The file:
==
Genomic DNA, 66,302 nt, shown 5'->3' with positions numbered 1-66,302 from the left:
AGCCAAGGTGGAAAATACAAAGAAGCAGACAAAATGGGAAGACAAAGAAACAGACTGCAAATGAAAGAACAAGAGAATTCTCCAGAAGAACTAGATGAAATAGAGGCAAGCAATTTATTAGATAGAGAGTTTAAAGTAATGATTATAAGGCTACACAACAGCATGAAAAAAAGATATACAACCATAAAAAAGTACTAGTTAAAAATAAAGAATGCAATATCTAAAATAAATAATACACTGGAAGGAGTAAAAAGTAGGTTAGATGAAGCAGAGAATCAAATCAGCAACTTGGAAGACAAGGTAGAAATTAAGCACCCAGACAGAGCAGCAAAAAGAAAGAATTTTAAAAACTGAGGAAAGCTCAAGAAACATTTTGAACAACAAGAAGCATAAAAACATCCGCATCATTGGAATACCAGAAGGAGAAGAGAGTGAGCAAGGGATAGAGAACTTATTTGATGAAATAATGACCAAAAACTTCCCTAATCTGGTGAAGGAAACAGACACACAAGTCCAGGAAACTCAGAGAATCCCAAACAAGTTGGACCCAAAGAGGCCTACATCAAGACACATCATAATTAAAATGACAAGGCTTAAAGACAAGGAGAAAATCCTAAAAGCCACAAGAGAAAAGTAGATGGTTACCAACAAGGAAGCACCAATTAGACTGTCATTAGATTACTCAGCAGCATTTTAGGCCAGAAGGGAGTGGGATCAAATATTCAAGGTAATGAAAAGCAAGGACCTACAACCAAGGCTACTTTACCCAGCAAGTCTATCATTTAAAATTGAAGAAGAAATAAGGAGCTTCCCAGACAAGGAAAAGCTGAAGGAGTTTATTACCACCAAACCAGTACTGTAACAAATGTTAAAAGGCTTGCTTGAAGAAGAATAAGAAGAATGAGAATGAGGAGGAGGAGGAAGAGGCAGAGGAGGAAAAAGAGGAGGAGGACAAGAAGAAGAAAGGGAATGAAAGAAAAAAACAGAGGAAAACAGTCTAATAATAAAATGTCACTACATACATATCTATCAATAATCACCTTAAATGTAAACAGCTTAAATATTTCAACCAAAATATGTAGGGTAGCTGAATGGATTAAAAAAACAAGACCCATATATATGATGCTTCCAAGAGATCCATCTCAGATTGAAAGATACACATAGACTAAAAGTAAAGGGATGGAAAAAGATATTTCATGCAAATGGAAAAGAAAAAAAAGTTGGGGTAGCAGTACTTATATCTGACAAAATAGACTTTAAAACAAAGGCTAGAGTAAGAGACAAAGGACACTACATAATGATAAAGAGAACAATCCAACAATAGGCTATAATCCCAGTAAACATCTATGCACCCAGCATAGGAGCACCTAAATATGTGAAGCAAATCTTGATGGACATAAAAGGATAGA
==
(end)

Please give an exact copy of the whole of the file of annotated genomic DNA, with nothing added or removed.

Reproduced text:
Genomic DNA, 66,302 nt, shown 5'->3' with positions numbered 1-66,302 from the left:
AGCCAAGGTGGAAAATACAAAGAAGCAGACAAAATGGGAAGACAAAGAAACAGACTGCAAATGAAAGAACAAGAGAATTCTCCAGAAGAACTAGATGAAATAGAGGCAAGCAATTTATTAGATAGAGAGTTTAAAGTAATGATTATAAGGCTACACAACAGCATGAAAAAAAGATATACAACCATAAAAAAGTACTAGTTAAAAATAAAGAATGCAATATCTAAAATAAATAATACACTGGAAGGAGTAAAAAGTAGGTTAGATGAAGCAGAGAATCAAATCAGCAACTTGGAAGACAAGGTAGAAATTAAGCACCCAGACAGAGCAGCAAAAAGAAAGAATTTTAAAAACTGAGGAAAGCTCAAGAAACATTTTGAACAACAAGAAGCATAAAAACATCCGCATCATTGGAATACCAGAAGGAGAAGAGAGTGAGCAAGGGATAGAGAACTTATTTGATGAAATAATGACCAAAAACTTCCCTAATCTGGTGAAGGAAACAGACACACAAGTCCAGGAAACTCAGAGAATCCCAAACAAGTTGGACCCAAAGAGGCCTACATCAAGACACATCATAATTAAAATGACAAGGCTTAAAGACAAGGAGAAAATCCTAAAAGCCACAAGAGAAAAGTAGATGGTTACCAACAAGGAAGCACCAATTAGACTGTCATTAGATTACTCAGCAGCATTTTAGGCCAGAAGGGAGTGGGATCAAATATTCAAGGTAATGAAAAGCAAGGACCTACAACCAAGGCTACTTTACCCAGCAAGTCTATCATTTAAAATTGAAGAAGAAATAAGGAGCTTCCCAGACAAGGAAAAGCTGAAGGAGTTTATTACCACCAAACCAGTACTGTAACAAATGTTAAAAGGCTTGCTTGAAGAAGAATAAGAAGAATGAGAATGAGGAGGAGGAGGAAGAGGCAGAGGAGGAAAAAGAGGAGGAGGACAAGAAGAAGAAAGGGAATGAAAGAAAAAAACAGAGGAAAACAGTCTAATAATAAAATGTCACTACATACATATCTATCAATAATCACCTTAAATGTAAACAGCTTAAATATTTCAACCAAAATATGTAGGGTAGCTGAATGGATTAAAAAAACAAGACCCATATATATGATGCTTCCAAGAGATCCATCTCAGATTGAAAGATACACATAGACTAAAAGTAAAGGGATGGAAAAAGATATTTCATGCAAATGGAAAAGAAAAAAAAGTTGGGGTAGCAGTACTTATATCTGACAAAATAGACTTTAAAACAAAGGCTAGAGTAAGAGACAAAGGACACTACATAATGATAAAGAGAACAATCCAACAATAGGCTATAATCCCAGTAAACATCTATGCACCCAGCATAGGAGCACCTAAATATGTGAAGCAAATCTTGATGGACATAAAAGGATAGA